You can usually gauge the health of a society by taking measure of two social conditions: how the society treats women, and how it treats religious or ethnic minorities. The Muslim world’s failing with regard to the first condition is well-known, but its inability to successfully integrate with a sizeable Christian Arab community has received far less publicity. As author Magdi Khalil relates in his excellent article in the American Thinker (thanks to Scaramouche), Arab Christians are finding it more and more difficult to live in a region increasingly defined by a monolithic and resurgent Islamic fundamentalism:
The recent, simultaneous bombing of six Iraqi churches reflects the seriousness of the predicament of Arab Christians, who are trapped between the hammer of terrorists groups and extremists, and the anvil of fanatic governments that skillfully manipulate the issue of religious radicalism for their own benefit, while reinforcing religious, ethnic and sectarian discrimination among their citizens. Arab Christians live in the bosom of a racist culture that claims superiority over non-Muslims, fueled by a legacy mostly filled with violence and hatred and a history centered on strife, murder and viciousness.
Obviously, the Christians of the Middle East have lost the demographic race to the benefit of their Muslim compatriots. Their numbers continue to dwindle not just due to natural factors, but because many of them chose, or were compelled, to emigrate. Some fell victims to the constant pressures that escalated to fatal attacks. And others succumbed to the temptation to renounce their faith. The Christians of Southern Sudan were the only ones to maintain their place in that difficult contest, and though they paid a dear price, they discovered the means to achieve a realistic balance of power and face off eradication designs.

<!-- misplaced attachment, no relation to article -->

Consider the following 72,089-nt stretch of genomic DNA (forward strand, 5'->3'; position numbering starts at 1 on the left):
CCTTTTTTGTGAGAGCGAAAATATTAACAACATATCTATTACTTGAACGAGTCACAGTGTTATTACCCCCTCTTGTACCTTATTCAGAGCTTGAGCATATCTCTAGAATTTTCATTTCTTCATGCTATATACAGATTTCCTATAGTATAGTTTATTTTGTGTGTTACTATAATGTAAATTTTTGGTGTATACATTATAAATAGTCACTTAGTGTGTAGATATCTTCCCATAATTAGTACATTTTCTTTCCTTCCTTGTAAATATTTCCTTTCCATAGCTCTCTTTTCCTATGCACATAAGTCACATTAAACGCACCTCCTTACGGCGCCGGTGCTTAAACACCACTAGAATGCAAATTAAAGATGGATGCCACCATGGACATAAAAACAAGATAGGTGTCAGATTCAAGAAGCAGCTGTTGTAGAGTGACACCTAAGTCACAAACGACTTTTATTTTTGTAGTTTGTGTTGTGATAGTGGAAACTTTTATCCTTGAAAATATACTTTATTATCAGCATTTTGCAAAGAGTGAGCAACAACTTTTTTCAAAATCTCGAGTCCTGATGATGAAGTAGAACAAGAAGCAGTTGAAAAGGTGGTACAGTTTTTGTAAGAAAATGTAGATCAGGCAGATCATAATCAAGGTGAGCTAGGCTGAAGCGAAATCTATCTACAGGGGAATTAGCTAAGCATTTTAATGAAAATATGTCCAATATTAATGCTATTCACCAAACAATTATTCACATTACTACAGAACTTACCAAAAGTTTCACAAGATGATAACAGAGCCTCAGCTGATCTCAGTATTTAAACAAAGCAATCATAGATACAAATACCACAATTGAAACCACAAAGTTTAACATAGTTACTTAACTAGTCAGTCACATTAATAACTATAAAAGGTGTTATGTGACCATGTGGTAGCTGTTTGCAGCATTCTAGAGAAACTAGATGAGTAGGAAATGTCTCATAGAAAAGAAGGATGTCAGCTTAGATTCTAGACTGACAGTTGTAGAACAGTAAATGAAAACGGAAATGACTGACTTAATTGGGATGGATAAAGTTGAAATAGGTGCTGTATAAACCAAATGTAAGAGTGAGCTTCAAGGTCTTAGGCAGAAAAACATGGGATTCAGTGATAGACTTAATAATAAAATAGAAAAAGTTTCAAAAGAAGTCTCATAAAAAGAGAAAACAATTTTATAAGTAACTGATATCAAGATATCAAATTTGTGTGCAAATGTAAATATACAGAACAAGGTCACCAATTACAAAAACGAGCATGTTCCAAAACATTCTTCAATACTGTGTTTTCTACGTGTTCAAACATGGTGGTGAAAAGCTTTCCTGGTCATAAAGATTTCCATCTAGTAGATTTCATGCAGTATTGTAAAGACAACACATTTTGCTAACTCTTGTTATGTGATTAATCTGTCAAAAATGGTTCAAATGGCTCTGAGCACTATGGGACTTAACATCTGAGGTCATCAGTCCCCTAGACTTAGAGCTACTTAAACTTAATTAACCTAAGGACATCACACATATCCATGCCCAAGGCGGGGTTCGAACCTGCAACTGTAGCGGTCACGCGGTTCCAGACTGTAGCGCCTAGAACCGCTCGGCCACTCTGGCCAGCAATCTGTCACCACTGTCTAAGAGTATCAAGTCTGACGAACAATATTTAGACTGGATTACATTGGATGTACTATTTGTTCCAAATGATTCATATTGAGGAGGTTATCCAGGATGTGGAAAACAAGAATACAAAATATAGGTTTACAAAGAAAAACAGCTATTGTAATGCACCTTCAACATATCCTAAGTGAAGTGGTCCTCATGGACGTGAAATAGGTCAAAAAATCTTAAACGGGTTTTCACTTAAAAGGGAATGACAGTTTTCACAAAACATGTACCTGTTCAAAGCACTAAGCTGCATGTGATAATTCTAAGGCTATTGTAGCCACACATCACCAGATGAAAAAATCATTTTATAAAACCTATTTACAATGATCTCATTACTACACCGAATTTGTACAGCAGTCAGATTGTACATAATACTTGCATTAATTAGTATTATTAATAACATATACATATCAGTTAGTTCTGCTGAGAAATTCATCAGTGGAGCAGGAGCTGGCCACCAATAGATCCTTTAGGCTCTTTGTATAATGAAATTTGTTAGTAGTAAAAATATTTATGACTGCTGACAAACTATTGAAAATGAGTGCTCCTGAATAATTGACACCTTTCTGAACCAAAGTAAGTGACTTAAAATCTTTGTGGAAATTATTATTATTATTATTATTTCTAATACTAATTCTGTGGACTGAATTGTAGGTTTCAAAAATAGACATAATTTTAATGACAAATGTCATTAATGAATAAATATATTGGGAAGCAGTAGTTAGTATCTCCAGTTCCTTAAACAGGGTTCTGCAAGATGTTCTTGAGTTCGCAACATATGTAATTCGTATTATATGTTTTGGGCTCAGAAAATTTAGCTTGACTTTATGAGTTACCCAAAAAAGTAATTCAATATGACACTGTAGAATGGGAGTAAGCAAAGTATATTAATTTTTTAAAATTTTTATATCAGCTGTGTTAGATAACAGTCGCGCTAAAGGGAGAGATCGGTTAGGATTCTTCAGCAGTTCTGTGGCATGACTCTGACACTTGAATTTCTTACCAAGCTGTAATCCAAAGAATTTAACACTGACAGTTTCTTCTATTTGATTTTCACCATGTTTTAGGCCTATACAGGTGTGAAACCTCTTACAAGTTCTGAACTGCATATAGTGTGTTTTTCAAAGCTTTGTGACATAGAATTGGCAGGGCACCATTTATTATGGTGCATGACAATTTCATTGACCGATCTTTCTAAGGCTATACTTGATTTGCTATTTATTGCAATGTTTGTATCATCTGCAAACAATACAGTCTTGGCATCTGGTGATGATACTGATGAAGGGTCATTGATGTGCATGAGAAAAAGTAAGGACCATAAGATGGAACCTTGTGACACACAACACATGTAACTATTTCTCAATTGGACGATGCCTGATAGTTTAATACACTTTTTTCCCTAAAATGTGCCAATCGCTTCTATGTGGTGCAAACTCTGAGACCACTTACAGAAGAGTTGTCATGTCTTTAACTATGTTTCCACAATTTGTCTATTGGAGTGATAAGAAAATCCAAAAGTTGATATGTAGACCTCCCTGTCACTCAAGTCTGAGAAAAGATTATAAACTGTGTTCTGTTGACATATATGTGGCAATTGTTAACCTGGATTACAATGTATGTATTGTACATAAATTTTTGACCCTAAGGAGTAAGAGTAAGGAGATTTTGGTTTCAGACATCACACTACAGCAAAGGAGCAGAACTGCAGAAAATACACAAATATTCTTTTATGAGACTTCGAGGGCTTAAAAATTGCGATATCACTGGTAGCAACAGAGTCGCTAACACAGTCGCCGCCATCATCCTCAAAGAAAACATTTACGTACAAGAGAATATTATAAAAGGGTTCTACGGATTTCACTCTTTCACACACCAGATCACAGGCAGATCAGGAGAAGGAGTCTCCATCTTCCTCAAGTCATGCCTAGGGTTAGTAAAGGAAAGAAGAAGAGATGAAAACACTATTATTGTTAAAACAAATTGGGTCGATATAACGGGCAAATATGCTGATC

A survey of the present situation of Christians living in the Middle East demonstrates a problematic and distressing cycle: Arab Christian populations are declining, resulting in an erosion of their political power, which in turn causes their conditions to worsen and ultimately drives them out of their own homeland. This pattern is repeated throughout the region.
In Lebanon, Christians represented 50-60% of the population prior to 1975; today this percentage has declined to 25-30%. Most importantly, their political influence has severely weakened. The Lebanese emigration ministry estimates the number of emigrants at five million, more than three and a half million of which are Lebanese Christians. In the past Lebanon was known to be a safe haven for persecuted individuals who were hunted because of their religious or intellectual beliefs. Today, however, it is driving out its own children because of the Arab infringement, the Palestinian foolishness and the Syrian occupation.
Considering the fact that the Middle East is home to a wide-range of religious minorities – not all of them Christian – this increasing intolerance on the part of many Muslim governments could easily ignite numerous civil and ethnic conflicts in the coming years. Mr. Khalil sums up his salient argument in a haunting final paragraph.
There were many other inspiring words, in addition to a significant visit from Pope John Paul II, who wished to support and encourage the Middle East Christians. However, no matter how important the words and visits are, neither of them is capable of achieving significant results. Only when the foundations of the modern state are firmly set in place, can we dare hope that this situation will change. Democracy, liberty and citizenship – the basics of a modern state – were the factors that initiated the integration of Christians within their societies in the first half of the last century; and it was the absence of these factors during the second half of the last century that sent them back into the dark ages of isolation and persecution, where they still abide.